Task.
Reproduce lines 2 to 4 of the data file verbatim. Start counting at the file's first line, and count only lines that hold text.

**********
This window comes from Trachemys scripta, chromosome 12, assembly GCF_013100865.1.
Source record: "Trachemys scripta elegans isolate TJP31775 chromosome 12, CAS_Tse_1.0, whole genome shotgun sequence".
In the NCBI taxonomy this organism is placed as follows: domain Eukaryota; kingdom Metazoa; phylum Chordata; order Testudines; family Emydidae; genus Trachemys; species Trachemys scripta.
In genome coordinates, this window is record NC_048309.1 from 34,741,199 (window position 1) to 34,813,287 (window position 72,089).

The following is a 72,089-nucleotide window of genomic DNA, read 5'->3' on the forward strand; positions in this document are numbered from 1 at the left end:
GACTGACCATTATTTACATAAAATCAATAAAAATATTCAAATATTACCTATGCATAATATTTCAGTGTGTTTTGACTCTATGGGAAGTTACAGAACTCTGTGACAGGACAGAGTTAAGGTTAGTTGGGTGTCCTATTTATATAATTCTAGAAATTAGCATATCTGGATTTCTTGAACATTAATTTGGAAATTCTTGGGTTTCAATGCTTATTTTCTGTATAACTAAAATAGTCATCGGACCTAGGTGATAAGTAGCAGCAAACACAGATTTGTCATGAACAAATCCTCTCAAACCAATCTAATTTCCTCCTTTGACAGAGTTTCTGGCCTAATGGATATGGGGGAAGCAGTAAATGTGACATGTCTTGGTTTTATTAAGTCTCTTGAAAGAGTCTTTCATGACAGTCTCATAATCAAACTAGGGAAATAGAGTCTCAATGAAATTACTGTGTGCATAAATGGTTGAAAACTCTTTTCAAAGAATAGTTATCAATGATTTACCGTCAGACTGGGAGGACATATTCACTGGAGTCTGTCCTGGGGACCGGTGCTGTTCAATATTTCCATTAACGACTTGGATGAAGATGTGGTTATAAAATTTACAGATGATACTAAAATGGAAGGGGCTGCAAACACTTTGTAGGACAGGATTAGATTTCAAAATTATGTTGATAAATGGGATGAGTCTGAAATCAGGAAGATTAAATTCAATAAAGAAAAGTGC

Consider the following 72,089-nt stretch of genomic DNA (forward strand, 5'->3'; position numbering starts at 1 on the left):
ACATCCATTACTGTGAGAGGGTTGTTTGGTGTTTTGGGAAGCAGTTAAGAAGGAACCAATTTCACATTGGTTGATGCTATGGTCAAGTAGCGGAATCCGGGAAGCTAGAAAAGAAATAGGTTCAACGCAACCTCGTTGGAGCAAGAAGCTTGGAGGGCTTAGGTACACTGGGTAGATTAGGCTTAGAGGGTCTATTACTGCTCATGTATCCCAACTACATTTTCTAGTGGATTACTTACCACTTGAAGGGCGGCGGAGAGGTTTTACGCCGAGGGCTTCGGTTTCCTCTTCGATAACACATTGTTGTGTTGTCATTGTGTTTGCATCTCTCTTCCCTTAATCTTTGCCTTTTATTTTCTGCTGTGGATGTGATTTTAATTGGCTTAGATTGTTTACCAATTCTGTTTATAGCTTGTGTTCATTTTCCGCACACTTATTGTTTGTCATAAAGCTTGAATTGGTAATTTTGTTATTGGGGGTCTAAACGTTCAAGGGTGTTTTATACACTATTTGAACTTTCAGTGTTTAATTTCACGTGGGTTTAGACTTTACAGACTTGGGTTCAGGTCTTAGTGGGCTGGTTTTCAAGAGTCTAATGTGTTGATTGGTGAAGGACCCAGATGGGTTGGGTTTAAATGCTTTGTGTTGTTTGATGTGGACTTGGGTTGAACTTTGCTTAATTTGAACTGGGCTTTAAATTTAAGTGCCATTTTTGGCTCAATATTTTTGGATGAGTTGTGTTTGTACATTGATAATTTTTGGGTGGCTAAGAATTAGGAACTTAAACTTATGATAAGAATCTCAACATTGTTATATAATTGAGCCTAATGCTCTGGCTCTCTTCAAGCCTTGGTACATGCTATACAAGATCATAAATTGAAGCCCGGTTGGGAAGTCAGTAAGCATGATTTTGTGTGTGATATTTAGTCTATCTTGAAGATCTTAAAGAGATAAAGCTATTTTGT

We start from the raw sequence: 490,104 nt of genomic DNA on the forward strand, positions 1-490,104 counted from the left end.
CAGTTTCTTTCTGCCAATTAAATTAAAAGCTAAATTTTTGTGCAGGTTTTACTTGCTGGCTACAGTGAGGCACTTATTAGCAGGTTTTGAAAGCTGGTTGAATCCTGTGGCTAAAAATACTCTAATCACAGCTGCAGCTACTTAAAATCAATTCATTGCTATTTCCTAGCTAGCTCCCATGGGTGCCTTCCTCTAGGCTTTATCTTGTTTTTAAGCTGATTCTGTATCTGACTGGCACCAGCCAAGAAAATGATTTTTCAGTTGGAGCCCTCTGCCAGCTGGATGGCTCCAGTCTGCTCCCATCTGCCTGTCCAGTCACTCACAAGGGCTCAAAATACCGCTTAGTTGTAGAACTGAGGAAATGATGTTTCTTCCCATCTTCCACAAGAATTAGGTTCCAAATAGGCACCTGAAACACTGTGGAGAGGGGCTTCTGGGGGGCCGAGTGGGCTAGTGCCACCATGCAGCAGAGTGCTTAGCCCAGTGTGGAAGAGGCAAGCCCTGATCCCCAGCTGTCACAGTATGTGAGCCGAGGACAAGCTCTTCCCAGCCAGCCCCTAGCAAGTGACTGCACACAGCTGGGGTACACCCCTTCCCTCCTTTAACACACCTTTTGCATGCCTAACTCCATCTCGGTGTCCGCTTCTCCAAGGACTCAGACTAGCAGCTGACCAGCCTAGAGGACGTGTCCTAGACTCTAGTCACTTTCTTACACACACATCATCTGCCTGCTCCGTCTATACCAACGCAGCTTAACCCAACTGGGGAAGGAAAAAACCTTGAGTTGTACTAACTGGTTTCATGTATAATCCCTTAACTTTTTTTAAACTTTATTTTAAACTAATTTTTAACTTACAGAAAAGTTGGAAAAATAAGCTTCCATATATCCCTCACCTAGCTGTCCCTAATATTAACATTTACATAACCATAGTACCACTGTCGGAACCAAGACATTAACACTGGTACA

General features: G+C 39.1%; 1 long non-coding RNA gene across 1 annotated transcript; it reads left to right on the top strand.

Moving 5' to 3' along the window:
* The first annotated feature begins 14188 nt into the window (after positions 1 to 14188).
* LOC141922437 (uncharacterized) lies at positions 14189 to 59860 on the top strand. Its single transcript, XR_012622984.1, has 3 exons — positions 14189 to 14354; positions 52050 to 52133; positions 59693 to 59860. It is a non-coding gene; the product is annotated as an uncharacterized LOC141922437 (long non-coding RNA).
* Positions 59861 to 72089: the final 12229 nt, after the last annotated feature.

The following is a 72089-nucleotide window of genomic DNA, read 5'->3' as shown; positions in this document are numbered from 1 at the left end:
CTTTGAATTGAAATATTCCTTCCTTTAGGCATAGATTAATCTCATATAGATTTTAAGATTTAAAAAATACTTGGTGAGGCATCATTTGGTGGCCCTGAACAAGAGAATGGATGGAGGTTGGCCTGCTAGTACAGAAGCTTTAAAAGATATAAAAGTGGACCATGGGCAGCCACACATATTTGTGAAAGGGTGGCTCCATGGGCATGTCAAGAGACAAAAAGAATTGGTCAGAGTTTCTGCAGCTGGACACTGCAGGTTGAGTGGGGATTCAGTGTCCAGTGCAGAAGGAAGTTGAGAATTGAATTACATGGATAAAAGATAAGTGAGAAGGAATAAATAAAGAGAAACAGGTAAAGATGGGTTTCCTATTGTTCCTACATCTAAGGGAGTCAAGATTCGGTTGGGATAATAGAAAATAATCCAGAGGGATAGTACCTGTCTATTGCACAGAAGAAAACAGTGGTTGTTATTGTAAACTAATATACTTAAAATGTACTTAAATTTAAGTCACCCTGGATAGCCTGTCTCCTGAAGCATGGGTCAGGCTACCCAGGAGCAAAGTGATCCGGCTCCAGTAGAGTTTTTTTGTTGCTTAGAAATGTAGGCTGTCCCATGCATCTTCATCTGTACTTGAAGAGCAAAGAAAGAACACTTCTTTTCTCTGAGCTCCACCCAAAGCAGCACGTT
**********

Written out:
Source record: "Trachemys scripta elegans isolate TJP31775 chromosome 12, CAS_Tse_1.0, whole genome shotgun sequence".
In the NCBI taxonomy this organism is placed as follows: domain Eukaryota; kingdom Metazoa; phylum Chordata; order Testudines; family Emydidae; genus Trachemys; species Trachemys scripta.
In genome coordinates, this window is record NC_048309.1 from 34,741,199 (window position 1) to 34,813,287 (window position 72,089).